Stop mental health stigma and discrimination!

Youth Voice

This post was written by Charlotte Cowell-Walker Representative for the North West of England on UK Youth Voice. You can read more blogs from UK Youth Voice by clicking here and follow them on twitter @UKYV.

Mental health stigma affects everyones well-being.

With one in four people experiencing a mental health problem at some point in their lives, we all know someone who could be affected. This could be our friends, partners, family members, work colleagues or a complete stranger.

We should take action whether it’s us or not. In fact, I believe it is those three people who can take the most action. If the three out of four people learnt about mental health awareness and took time to educate others, they could help stop stigma and discrimination towards mental health.

I’m challenging you to help make a difference.

Challenge the way people think

We all have a brain. If it was called brain health, would have the same stigma and discrimination? What if mental health was visible and left a unique mark to each person? Would people be kinder or still presume to know what’s going on inside?

Imagine you’ve broken your leg, then you would go to see a doctor. They give you a leaflet and put you down on a  six months’ waiting list. You wait six months to then be told it might be two years before you’re seen. You’d agree that it is unacceptable. But when it comes to mental health, this is often the process we have to follow.

We can challenge the way we think; how we think about others; how we are kind and how we can make a difference. We need to be bold and challenge stigma and discrimination towards mental health. We shouldn’t presume to know someone’s battle.

I challenge you to ask questions to see what you can do to help, to think before you speak and support those with mental health difficulties.

Why it’s important to me

I have been diagnosed with Dissociative Identify Disorder (DID). I am not ‘mad’ nor am I attention seeking or time wasting. DID is a coping mechanism. DID is treatable via long term individual psychotherapy.

It took me seven years from my first mental health appointment at 16 years old to be diagnosed. I have been in therapy for two years and now moving on to EMDR therapy (Eye Movement Desensitization and Reprocessing). This is psychotherapy that enables people to heal from the symptoms and emotional distress that are the result of life experiences. I have at least two years left. My DID experience is unique like all mental health experiences are.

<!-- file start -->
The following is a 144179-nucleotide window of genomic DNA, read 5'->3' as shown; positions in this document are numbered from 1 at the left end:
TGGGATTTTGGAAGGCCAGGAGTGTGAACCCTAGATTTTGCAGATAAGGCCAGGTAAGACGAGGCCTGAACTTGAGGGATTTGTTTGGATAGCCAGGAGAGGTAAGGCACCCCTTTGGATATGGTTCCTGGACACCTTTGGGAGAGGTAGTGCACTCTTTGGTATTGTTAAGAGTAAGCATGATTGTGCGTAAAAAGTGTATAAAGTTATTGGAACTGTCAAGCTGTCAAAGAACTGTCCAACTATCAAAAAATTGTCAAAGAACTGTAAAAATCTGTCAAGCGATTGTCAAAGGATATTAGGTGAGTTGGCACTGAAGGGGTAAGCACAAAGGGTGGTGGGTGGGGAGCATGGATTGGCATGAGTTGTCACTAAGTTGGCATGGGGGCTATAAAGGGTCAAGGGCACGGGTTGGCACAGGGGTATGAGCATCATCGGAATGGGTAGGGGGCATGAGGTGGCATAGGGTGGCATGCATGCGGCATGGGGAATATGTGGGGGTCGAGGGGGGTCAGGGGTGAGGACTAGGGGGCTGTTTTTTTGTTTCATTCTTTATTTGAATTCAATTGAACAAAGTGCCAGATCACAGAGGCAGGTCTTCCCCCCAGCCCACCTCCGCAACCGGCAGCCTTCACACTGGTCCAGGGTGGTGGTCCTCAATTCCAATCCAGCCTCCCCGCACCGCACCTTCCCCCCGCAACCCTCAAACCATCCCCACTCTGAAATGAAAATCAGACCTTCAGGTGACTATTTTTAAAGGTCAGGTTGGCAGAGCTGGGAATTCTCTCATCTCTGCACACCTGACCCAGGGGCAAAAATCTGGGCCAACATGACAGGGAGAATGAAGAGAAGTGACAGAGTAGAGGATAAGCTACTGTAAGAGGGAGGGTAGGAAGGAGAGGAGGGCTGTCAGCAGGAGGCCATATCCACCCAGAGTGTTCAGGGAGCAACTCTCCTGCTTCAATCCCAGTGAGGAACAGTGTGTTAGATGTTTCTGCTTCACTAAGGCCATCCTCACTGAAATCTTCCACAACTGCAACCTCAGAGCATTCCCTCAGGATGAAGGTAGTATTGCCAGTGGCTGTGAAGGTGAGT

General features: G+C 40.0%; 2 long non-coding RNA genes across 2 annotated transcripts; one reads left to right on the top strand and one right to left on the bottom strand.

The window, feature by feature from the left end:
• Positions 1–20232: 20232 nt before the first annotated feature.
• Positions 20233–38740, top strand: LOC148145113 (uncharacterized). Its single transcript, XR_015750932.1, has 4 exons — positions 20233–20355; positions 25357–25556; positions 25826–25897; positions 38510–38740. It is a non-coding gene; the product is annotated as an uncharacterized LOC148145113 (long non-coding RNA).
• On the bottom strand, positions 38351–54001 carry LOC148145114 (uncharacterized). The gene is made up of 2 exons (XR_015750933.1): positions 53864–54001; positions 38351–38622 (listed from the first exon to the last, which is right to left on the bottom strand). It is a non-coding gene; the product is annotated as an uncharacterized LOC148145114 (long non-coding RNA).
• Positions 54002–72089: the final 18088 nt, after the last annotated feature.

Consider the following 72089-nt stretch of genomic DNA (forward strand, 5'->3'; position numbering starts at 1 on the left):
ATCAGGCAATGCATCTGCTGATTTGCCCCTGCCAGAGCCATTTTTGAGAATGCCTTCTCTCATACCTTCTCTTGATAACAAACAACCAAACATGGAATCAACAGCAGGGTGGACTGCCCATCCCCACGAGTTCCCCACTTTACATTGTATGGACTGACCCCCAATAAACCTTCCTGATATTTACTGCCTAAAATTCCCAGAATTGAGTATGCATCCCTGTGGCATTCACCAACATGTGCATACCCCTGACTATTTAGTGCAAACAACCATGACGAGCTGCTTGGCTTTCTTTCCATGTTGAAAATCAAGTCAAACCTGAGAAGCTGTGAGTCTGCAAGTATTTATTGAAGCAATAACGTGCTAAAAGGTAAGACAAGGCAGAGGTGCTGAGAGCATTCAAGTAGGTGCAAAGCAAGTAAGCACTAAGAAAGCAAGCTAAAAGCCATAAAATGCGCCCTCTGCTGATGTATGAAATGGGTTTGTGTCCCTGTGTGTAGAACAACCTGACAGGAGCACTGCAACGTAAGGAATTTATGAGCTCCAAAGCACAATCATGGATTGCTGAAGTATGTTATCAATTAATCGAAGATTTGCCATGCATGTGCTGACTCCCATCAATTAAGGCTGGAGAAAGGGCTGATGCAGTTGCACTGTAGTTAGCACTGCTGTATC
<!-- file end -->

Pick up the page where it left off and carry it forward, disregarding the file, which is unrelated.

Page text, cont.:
My everyday life

Every day is different – to say the least. Imagine planning your day – start by brushing your teeth, you blink the day is over. This can be reality for with people with DID – missing days or sometimes weeks at a time. I suffer from memory loss, confusion of identity, depression, gender dysphoria and frequent tiredness.

It’s different for everyone – some people dress differently or speak with a different voice. In my dissociative state, when someone else is running the ship, you might just think I’m being a bit rude or dazed or passive. Most of the time no one can tell. But DID is different for everyone.

Make a difference

I used to get angry about the stigma and discrimination towards me. But after telling my story and creating awareness, I realised that I could change that. I aim to use my passion to make a real difference. Through UK Youth Voice, I’ve learnt some ways to do this – but I can’t do it alone.

Here are five ways you can help:

  1. Educate yourself – ask people, research, volunteer
  2. Share what you’ve learnt with others
  3. Challenge stigma
  4. Listen
  5. Support others

It’s up to all of us, please be open, listen, learn and share.

For more information about DID, including training & support:

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